Between 75 and 100 passengers left their seats during a Miami-bound flight and headed for Richard C. Reid to try to restrain him when he allegedly tried to light explosives hidden in his shoes, a flight attendant testified.

Carole Nelson, the lead flight attendant on American Airlines Flight 63, said Tuesday that she saw Reid struggling with flight attendants and passengers.

``He was wild. He had wild eyes. He was struggling. He was like a wild animal,'' she said.

Nelson testified during a hearing Tuesday in U.S. District Court on Reid's motion to suppress a confession he allegedly made after his arrest.

Reid's lawyers say the confession should not be allowed because it was made after he was injected with sedatives during the struggle to subdue him. Prosecutors claim the sedatives had little or no effect on Reid by the time he had a formal interview with police later that day.

The hearing on the confession was scheduled to continue Wednesday.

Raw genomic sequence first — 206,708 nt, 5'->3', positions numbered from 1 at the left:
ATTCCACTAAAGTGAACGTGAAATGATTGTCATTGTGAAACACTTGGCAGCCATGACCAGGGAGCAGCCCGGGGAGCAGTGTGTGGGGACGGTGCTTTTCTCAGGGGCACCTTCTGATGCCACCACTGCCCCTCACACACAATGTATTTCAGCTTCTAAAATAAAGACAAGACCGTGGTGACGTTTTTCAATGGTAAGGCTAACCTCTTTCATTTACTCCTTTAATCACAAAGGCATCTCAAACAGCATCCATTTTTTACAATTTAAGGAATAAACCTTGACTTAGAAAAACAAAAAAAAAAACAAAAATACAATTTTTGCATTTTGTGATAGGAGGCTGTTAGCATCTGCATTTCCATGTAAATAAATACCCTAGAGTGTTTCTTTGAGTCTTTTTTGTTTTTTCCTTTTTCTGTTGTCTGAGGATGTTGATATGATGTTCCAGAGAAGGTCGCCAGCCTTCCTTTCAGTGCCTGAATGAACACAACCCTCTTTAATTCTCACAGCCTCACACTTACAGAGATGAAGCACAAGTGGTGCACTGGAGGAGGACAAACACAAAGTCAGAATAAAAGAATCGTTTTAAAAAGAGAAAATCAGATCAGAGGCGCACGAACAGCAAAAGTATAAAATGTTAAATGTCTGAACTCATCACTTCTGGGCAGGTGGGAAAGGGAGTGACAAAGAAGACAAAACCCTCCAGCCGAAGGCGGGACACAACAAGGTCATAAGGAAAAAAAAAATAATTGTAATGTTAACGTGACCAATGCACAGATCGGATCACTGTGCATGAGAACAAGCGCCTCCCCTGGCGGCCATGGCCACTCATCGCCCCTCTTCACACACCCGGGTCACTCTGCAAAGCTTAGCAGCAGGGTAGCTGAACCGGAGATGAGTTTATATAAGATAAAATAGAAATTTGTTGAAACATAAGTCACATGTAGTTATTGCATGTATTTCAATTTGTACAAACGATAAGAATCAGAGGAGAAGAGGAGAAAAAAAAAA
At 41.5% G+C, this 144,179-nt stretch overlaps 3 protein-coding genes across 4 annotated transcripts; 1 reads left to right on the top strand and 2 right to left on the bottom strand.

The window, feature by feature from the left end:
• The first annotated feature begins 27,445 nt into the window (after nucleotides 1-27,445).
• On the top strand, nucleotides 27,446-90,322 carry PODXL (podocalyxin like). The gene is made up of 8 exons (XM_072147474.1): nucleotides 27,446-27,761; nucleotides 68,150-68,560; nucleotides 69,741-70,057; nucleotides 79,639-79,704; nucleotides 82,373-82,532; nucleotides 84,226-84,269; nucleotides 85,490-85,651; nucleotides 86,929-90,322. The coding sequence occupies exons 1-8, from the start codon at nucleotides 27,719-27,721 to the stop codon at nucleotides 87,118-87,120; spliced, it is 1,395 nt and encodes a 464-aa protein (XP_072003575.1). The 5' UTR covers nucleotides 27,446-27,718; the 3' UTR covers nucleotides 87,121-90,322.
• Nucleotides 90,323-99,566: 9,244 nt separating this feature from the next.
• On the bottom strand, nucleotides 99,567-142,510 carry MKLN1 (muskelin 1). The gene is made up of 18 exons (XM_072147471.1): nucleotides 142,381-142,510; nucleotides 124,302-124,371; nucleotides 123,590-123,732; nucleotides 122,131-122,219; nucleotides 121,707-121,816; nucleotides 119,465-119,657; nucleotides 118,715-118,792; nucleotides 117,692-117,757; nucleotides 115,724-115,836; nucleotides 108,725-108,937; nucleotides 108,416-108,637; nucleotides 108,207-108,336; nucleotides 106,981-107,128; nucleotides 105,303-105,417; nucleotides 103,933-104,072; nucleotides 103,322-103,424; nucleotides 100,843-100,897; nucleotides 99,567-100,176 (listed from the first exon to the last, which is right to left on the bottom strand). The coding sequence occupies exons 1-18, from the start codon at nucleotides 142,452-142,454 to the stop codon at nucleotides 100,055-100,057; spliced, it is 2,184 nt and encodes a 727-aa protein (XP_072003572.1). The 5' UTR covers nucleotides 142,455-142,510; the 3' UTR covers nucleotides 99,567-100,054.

Also Tuesday, a judge threw out one of nine charges against Reid, ruling that an airplane is not a vehicle under a new anti-terrorism law.

The charge — attempting to wreck a mass transportation vehicle — was filed under the USA Patriot Act, which was passed by Congress after the Sept. 11 terrorist attacks. U.S. District Judge William Young said that although an airplane was engaged in mass transportation it is not a vehicle as defined by the new law.

Reid is accused of trying to blow up Flight 63 during its flight from Paris to Miami three days before Christmas. He still faces eight charges, including attempted murder and attempted destruction of an aircraft.

Samantha Martin, a spokeswoman for U.S. Attorney Michael Sullivan, declined to comment on the ruling. She said no decision had been made on whether to appeal.

Reid's lawyer, Owen Walker, did not immediately return a call for comment.

Reid has been held without bail since his arrest. His trial is scheduled to begin Nov. 4.